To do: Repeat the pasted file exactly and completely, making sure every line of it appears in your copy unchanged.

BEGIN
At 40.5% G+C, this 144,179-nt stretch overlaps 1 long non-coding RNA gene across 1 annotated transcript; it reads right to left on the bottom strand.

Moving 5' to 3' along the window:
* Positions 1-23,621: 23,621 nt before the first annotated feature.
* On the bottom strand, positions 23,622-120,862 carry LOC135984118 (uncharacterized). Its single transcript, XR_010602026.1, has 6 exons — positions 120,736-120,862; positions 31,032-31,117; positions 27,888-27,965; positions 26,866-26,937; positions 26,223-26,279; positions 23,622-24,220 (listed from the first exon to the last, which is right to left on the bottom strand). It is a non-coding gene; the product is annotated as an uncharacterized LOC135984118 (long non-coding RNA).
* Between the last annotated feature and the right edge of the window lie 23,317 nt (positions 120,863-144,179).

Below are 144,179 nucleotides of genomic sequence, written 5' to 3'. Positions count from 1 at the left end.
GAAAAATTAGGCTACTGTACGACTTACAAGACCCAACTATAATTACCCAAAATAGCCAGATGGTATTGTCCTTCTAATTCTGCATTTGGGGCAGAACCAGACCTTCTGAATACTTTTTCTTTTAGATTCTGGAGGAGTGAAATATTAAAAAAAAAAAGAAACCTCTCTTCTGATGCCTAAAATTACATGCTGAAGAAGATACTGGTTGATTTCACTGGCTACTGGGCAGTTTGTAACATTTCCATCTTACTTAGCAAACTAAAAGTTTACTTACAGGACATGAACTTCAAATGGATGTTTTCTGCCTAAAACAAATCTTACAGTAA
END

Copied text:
At 40.5% G+C, this 144,179-nt stretch overlaps 1 long non-coding RNA gene across 1 annotated transcript; it reads right to left on the bottom strand.

Moving 5' to 3' along the window:
* Positions 1-23,621: 23,621 nt before the first annotated feature.
* On the bottom strand, positions 23,622-120,862 carry LOC135984118 (uncharacterized). Its single transcript, XR_010602026.1, has 6 exons — positions 120,736-120,862; positions 31,032-31,117; positions 27,888-27,965; positions 26,866-26,937; positions 26,223-26,279; positions 23,622-24,220 (listed from the first exon to the last, which is right to left on the bottom strand). It is a non-coding gene; the product is annotated as an uncharacterized LOC135984118 (long non-coding RNA).
* Between the last annotated feature and the right edge of the window lie 23,317 nt (positions 120,863-144,179).

Below are 144,179 nucleotides of genomic sequence, written 5' to 3'. Positions count from 1 at the left end.
GAAAAATTAGGCTACTGTACGACTTACAAGACCCAACTATAATTACCCAAAATAGCCAGATGGTATTGTCCTTCTAATTCTGCATTTGGGGCAGAACCAGACCTTCTGAATACTTTTTCTTTTAGATTCTGGAGGAGTGAAATATTAAAAAAAAAAAGAAACCTCTCTTCTGATGCCTAAAATTACATGCTGAAGAAGATACTGGTTGATTTCACTGGCTACTGGGCAGTTTGTAACATTTCCATCTTACTTAGCAAACTAAAAGTTTACTTACAGGACATGAACTTCAAATGGATGTTTTCTGCCTAAAACAAATCTTACAGTAA